The basic idea
You get your program to produce a plain text file that documents all the important things that it does. A log, if you will. You run the program and store this text as a “golden copy” of the output. You create from this a Text-Based Test with a descriptive name, any inputs you gave to the program, and the golden copy of the textual output.

You make some changes to your program, and you run it again, gathering the new text produced. You compare the text with the golden copy, and if they are identical, the test passes. If the there is a difference, the test fails. If you look at the diff, and you like the new text better than the old text, you update your golden copy, and the test is passing once again.

Tool Support
Text-Based Testing is a simple idea, and in fact many people do it already in their unit tests. AssertEquals(String expected, String actual) is actually a form of it. You often create the “expected” string based on the actual output of the program, (although purists will write the whole assert before they execute the test).

Most unit test tools these days give you a nice diff even on multi-line strings. For example:

download
download (1)

Which is a failing text-based test using JUnit.

Once your strings get very long, to the scale of whole log files, even multi-line diffs aren’t really enough. You get datestamps, process ids and other stuff that changes every run, hashmaps with indeterminate order, etc. It gets tedious to deal with all this on a test-by-test basis.

My husband, Geoff Bache, has created a tool called “TextTest” to support Text-Based testing. Amongst other things, it helps you organize and run your text-based tests, and filter the text before you compare it. It’s free, open source, and of course used to test itself. (Eats own dog food!) TextTest is used extensively within Jeppesen Systems, (Geoff works for them, and they support development), and I’ve used it too on various projects in other organizations.

In the rest of this article I’ll look at some of the main implications of using a Text-Based Testing approach, and some of my experiences.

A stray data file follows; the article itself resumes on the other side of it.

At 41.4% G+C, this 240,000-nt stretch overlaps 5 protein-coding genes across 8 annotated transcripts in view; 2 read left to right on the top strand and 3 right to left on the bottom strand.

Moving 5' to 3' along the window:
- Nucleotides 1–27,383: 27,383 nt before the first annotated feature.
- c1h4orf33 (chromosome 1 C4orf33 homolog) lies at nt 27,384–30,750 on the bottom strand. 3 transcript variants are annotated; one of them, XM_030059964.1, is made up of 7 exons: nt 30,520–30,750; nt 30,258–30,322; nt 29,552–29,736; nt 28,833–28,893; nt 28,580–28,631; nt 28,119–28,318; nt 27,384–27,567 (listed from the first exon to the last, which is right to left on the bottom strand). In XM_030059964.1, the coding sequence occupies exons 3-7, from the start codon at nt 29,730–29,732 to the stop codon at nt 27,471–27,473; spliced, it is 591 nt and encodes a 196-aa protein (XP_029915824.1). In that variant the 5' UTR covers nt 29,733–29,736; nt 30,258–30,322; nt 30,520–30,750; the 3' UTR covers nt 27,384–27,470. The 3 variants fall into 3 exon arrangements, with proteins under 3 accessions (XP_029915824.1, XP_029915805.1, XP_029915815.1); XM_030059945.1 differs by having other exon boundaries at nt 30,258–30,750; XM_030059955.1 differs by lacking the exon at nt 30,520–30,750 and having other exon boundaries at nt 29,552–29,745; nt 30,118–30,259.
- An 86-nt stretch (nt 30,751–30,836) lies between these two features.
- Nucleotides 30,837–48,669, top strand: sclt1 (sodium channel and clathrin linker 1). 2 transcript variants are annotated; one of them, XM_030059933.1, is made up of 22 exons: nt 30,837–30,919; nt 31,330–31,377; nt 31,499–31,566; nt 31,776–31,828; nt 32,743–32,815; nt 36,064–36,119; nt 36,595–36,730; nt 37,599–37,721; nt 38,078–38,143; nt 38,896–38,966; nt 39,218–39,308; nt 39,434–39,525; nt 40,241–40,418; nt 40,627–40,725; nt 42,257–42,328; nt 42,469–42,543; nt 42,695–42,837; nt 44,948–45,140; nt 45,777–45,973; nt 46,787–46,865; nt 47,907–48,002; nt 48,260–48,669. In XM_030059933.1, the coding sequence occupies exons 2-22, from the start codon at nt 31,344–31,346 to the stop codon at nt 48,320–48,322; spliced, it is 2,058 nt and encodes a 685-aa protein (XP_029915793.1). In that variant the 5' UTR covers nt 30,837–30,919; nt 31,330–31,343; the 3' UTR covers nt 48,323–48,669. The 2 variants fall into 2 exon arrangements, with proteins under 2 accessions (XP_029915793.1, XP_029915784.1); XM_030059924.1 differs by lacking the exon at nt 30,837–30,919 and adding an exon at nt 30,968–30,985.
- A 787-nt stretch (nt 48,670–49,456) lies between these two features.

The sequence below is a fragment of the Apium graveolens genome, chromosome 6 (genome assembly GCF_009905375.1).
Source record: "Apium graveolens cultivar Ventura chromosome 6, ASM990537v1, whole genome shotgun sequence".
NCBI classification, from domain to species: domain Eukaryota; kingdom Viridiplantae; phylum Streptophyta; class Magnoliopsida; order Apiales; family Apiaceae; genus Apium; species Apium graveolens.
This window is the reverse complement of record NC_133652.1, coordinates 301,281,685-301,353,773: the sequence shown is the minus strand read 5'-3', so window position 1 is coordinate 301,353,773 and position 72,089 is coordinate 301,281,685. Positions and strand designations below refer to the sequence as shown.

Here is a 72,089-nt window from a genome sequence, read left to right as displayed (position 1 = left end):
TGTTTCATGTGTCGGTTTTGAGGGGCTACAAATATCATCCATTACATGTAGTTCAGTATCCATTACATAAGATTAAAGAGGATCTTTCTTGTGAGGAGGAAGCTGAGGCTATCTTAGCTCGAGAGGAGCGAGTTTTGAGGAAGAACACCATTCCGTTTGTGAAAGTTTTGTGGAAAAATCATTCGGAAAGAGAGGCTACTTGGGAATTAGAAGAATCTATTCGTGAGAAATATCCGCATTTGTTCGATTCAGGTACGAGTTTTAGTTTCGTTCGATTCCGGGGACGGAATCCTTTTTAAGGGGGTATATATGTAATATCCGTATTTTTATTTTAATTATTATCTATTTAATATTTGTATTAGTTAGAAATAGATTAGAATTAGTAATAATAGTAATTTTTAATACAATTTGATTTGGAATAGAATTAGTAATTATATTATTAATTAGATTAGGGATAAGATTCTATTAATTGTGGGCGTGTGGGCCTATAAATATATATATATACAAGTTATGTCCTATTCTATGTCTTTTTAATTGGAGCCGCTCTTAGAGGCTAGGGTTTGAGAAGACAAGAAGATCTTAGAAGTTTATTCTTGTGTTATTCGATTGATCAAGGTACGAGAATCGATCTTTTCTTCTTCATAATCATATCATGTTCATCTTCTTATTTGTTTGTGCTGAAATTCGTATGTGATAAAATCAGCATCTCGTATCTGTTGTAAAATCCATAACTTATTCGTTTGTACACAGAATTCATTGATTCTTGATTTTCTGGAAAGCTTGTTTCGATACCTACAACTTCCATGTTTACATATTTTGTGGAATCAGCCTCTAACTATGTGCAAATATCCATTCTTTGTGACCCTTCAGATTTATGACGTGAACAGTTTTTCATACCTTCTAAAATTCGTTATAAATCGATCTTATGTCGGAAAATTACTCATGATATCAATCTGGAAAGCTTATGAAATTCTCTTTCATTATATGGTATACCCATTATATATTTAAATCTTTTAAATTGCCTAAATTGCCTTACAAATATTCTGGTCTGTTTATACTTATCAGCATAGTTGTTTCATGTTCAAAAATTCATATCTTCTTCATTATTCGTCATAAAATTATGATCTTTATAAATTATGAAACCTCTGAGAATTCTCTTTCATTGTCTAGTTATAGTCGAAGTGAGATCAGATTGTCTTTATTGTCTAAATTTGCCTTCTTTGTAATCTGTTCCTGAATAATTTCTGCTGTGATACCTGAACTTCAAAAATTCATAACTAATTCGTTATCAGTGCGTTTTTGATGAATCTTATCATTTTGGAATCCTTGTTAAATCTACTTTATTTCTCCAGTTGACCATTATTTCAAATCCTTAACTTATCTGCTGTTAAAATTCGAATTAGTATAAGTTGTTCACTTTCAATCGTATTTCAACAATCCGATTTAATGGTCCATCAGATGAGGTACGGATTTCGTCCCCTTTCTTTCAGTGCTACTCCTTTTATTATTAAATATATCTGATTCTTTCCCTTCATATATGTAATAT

Little code per test
The biggest advantage of the approach, is that you tend to write very little unique code for each test. You generally access the application through a public interface as a user would, often a command line interface or (web)service call. You then create many tests by for example varying the command line options or request contents. This reduces test maintenance work, since you have less test code to worry about, and the public API of your program should change relatively infrequently.

Legacy code
Text-Based Testing is obviously a regression testing technique. You’re checking the code still does what it did before, by checking the log is the same. So these tests are perfect for refactoring. As you move around the code, the log statements move too, and your tests stay green, (so long as you don’t make any mistakes!) In most systems, it’s cheap and risk-free to add log statements, no matter how horribly gnarly the design is. So text-based testing is an easy way to get some initial tests in place to lean on while refactoring. I’ve used it this way fairly successfully to get legacy code under control, particularly if the code already produces a meaningful log or textual output.


No help with your design
I just told you how good Text-Based Testing is with Legacy code. But actually these tests give you very little help with the internal design of your program. With normal TDD, the activity of creating unit tests at least forces you to decompose your design into units, and if you do it well, you’ll find these tests giving you all sorts of feedback about your design. Text-Based tests don’t. Log statements don’t care if they’re in the middle of a long horrible method or if they’re spread around several smaller ones. So you have to get feedback on your design some other way.

I usually work with TDD at the unit level in combination with Text-Based tests at the functional level. I think it gives me the best of both worlds.

Log statements and readability
Some people complain that log statements reduce the readability of their code and don’t like to add any at all. They seem to be out of fashion, just like comments. The idea is that all the important ideas should be expressed in the class and method names, and logs and comments just clutter up the important stuff. I agree to an extent, you can definitely over-use logs and comments. I think a few well placed ones can make all the difference though. For Text-Based Testing purposes, you don’t want a log that is megabytes and megabytes of junk, listing every time you enter and leave every method, and the values of every variable. That’s going to seriously hinder your refactoring, apart from being a nightmare to store and update.